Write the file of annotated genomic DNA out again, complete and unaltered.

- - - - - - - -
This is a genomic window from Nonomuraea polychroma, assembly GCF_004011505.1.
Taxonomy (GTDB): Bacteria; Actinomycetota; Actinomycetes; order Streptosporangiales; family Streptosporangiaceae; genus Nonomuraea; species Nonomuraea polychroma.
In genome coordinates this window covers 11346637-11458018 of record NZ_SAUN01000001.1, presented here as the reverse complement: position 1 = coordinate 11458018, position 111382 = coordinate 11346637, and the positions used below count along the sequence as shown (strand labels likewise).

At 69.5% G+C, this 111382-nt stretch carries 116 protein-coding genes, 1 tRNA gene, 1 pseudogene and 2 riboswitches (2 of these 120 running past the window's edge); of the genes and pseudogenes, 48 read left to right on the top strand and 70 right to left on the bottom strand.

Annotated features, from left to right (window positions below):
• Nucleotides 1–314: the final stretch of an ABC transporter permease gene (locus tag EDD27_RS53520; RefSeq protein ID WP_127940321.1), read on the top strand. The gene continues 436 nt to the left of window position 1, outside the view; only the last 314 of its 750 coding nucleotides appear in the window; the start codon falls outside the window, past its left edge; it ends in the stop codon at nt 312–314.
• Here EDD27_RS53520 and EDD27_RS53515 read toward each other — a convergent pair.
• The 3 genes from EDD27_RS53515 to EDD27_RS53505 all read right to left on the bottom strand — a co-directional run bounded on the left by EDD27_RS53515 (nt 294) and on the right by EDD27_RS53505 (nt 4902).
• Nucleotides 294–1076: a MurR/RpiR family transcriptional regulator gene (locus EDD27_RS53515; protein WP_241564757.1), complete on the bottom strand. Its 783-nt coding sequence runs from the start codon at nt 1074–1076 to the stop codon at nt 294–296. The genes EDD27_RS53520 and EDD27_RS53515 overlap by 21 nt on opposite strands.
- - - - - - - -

This is a genomic window from Nonomuraea polychroma, assembly GCF_004011505.1.
Taxonomy (GTDB): Bacteria; Actinomycetota; Actinomycetes; order Streptosporangiales; family Streptosporangiaceae; genus Nonomuraea; species Nonomuraea polychroma.
In genome coordinates this window covers 11346637-11458018 of record NZ_SAUN01000001.1, presented here as the reverse complement: position 1 = coordinate 11458018, position 111382 = coordinate 11346637, and the positions used below count along the sequence as shown (strand labels likewise).

At 69.5% G+C, this 111382-nt stretch carries 116 protein-coding genes, 1 tRNA gene, 1 pseudogene and 2 riboswitches (2 of these 120 running past the window's edge); of the genes and pseudogenes, 48 read left to right on the top strand and 70 right to left on the bottom strand.

Annotated features, from left to right (window positions below):
• Nucleotides 1–314: the final stretch of an ABC transporter permease gene (locus tag EDD27_RS53520; RefSeq protein ID WP_127940321.1), read on the top strand. The gene continues 436 nt to the left of window position 1, outside the view; only the last 314 of its 750 coding nucleotides appear in the window; the start codon falls outside the window, past its left edge; it ends in the stop codon at nt 312–314.
• Here EDD27_RS53520 and EDD27_RS53515 read toward each other — a convergent pair.
• The 3 genes from EDD27_RS53515 to EDD27_RS53505 all read right to left on the bottom strand — a co-directional run bounded on the left by EDD27_RS53515 (nt 294) and on the right by EDD27_RS53505 (nt 4902).
• Nucleotides 294–1076: a MurR/RpiR family transcriptional regulator gene (locus EDD27_RS53515; protein WP_241564757.1), complete on the bottom strand. Its 783-nt coding sequence runs from the start codon at nt 1074–1076 to the stop codon at nt 294–296. The genes EDD27_RS53520 and EDD27_RS53515 overlap by 21 nt on opposite strands.